Erin Mckenna Flannery was the runner-up in the Thoroughbred Charities of America's inaugural Youth Essay Contest, which was open to writers 18 years or younger who have been
volunteers, supporters, or benefited from the services of an
organization that received a grant from TCA in 2013. Contestants were
asked to submit an essay between 300-600 words describing how a TCA
grantee charity affected their lives. The winning essay by Leo Bangura was posted earlier on The Racing Hub blog on BloodHorse.com.
By Erin Mckenna Flannery
At the beginning of the 2013 summer, my dreams were finally coming true. I spent the last six years doing everything possible to try and find a way to ride. It took a lot for me to keep going when my parents said it wasn't possible, but I was determined. I found myself a trainer and within 3 months was on my way to leasing a horse. Then suddenly, my Dad wanted to help me buy one.
I was paying for everything; but I wanted my parents help and support in finding the right horse. We spent about a month searching after I made the decision to buy before Dad actually found the Thoroughbred Placement Resources (TPR) website. He wanted me to look at Kim Kim, a pretty grey Thoroughbred who was being advertised at Leighton Farms. We had no idea at the time who Kimberly Clark was, or that this was her organization. But my Dad was in Maryland for work, and so he made the trip over to her barn to see the horse. Sadly, Kim Kim had just been adopted. But there were other horses, and my Dad wanted me to meet Mrs. Clark. So he flew me up to meet him there the next day, and we went out to the barn. The plan was for me to get some experience, not to buy anyone or even think of buying, and just to make some contacts and learn some more about the process of buying.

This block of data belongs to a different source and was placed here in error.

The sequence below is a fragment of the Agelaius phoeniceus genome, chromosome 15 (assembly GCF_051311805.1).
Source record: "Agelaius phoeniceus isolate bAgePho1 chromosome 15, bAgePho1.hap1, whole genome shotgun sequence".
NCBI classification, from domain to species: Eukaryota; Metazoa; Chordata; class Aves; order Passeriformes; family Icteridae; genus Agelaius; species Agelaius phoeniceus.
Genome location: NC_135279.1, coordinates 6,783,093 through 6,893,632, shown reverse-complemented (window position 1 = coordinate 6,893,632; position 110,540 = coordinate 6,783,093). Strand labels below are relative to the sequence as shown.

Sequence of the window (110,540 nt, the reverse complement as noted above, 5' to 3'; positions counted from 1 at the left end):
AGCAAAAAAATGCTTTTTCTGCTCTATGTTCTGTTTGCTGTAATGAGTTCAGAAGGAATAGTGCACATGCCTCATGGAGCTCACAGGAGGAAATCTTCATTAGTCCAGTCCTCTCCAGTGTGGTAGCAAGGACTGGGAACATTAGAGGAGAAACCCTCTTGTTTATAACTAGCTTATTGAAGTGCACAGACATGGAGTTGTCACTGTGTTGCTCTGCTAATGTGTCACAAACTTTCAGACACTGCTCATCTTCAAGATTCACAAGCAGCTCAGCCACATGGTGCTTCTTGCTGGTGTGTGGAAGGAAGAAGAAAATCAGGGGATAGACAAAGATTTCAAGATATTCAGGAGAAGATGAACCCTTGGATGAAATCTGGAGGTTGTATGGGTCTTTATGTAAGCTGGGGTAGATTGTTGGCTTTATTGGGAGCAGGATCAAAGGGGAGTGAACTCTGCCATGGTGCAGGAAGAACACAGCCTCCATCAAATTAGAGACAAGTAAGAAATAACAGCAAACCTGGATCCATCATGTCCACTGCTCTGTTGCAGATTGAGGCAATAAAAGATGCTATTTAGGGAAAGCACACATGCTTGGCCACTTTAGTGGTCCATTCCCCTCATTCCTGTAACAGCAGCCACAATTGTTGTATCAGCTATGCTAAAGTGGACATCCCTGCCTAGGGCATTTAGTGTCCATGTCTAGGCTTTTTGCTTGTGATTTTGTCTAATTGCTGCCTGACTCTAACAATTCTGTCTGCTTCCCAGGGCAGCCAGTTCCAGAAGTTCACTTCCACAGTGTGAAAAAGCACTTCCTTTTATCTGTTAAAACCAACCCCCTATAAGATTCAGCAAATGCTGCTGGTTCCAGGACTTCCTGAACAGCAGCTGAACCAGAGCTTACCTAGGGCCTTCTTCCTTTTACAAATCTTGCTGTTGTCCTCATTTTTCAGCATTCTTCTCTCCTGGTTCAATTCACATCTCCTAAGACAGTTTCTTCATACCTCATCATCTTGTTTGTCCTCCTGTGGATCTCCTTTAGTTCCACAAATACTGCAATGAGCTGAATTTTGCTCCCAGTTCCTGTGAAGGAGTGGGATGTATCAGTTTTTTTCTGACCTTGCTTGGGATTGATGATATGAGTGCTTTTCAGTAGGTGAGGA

Kim was incredible. She talked to me about every aspect of buying/ adopting a horse. She explained a bit more about the process of getting a horse ready to be adopted after leaving the track. She answered every question I had. The two horses she has picked out for me to "experience," were a beautiful 16.3h chestnut, and an incredible 16h black bay. The chestnut was named Styx. And the bay was named Blackie...and I fell absolutely in love with him.
However, he was $1,000 out of our price range, and she wasn't planning to sell him. So we jumped the plane back down to N.C., and went home. But I kept in touch with Kim. She sent me weekly updates, as well as new videos and pictures. I told her to keep me updated about his availability. So my family and I slowly fell in love with him via the Internet, and I finally decided he was the one. I called her and told her I would make a down payment to hold him until she was willing to sell, but I didn't want anyone else to have him. Kim agreed to let him go after the 22 of September, and so the wait began. It was a long, long, LONG month. But there was a lot to do. I had to get tack and pick out his new name (I wanted him to have a name that meant something,) and get him a ride. The name I had picked out, Benediction, which means Blessing in French, is already in use by The Jockey Club. So he's being called Bene for now.
On September 30, 2013, Bene arrived. I still can't believe he's mine, or that anyone could just give him away. I believe with all my heart Bene was meant for me, and I was meant for him. And we would never have found each other if it wasn't for Kim and TPR. I can't imagine where Bene could be if they hadn't saved him. This organization made my dreams come true, and gave an incredible horse a second chance.